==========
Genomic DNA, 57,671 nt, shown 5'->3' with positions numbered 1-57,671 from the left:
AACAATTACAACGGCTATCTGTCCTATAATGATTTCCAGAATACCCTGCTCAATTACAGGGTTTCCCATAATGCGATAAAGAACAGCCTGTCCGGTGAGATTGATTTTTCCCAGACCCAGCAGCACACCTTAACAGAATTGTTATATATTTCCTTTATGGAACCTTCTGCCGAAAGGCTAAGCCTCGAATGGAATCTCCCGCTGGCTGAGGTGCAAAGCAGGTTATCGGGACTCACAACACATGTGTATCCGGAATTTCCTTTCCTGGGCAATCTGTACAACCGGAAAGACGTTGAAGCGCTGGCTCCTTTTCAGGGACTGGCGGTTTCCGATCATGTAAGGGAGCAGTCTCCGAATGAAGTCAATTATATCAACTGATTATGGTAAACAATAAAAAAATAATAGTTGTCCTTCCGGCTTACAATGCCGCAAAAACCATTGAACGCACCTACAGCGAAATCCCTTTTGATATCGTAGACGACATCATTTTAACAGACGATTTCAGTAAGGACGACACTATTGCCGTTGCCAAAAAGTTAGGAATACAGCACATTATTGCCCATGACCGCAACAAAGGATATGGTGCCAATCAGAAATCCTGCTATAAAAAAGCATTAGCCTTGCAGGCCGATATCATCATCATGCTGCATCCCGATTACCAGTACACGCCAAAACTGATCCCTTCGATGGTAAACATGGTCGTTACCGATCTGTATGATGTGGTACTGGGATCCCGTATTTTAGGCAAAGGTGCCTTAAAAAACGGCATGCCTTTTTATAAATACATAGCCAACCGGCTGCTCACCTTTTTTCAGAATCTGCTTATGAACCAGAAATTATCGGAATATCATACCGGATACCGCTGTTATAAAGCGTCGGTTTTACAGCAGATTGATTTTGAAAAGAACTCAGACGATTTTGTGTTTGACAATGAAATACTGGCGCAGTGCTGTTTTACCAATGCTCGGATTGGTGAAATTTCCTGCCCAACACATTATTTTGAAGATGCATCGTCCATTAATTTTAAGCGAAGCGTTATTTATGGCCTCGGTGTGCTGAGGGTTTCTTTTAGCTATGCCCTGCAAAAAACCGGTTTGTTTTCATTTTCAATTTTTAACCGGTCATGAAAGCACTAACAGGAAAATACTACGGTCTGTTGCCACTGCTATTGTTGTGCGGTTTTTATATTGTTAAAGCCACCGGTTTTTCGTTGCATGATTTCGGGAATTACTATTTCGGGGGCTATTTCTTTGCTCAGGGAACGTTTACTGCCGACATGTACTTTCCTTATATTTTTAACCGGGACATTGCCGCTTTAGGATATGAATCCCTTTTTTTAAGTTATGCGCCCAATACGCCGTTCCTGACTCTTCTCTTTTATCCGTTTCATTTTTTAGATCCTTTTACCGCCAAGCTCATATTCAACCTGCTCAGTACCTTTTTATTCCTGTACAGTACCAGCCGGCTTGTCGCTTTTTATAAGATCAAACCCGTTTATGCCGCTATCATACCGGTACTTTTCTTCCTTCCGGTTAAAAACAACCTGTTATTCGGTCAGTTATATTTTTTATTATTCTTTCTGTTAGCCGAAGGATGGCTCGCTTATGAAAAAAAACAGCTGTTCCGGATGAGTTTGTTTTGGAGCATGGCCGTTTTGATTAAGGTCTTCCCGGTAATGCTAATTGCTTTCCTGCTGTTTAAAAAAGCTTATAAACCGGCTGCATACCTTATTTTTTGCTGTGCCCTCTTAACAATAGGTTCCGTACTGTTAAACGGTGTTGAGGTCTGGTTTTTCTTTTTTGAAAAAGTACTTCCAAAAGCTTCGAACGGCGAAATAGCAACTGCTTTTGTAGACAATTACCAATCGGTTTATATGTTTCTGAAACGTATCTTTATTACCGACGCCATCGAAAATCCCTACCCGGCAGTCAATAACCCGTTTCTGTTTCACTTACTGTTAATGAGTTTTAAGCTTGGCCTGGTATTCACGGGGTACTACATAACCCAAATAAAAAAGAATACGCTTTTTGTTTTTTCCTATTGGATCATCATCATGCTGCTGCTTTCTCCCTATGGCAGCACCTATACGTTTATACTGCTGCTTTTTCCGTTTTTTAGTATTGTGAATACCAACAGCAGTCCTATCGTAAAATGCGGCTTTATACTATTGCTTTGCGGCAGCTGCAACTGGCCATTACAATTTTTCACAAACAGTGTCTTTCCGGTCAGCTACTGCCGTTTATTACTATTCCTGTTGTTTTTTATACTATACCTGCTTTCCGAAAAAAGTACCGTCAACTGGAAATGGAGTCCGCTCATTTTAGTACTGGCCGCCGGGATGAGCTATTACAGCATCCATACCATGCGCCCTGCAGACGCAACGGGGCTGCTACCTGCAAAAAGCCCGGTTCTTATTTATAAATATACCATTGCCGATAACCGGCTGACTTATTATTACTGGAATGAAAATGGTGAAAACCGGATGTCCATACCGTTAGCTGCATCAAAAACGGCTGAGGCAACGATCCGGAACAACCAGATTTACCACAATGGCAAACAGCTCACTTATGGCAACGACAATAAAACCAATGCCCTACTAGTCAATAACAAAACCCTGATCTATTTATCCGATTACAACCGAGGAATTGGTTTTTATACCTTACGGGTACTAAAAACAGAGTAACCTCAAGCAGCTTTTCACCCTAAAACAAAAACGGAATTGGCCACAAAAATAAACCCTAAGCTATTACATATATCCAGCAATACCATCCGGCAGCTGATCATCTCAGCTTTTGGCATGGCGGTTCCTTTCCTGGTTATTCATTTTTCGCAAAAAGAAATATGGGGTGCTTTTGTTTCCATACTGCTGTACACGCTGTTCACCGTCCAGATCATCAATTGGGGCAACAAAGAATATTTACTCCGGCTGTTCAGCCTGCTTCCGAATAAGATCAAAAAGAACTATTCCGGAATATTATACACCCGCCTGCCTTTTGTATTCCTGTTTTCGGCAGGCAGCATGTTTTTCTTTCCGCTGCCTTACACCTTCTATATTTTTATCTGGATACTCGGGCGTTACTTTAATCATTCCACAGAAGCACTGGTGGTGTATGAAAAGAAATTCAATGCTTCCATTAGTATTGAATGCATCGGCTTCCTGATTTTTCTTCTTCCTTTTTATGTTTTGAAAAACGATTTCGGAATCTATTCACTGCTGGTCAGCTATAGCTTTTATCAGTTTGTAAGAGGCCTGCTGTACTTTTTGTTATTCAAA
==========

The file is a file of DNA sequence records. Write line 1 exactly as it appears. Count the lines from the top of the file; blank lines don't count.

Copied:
Genomic DNA, 57,671 nt, shown 5'->3' with positions numbered 1-57,671 from the left: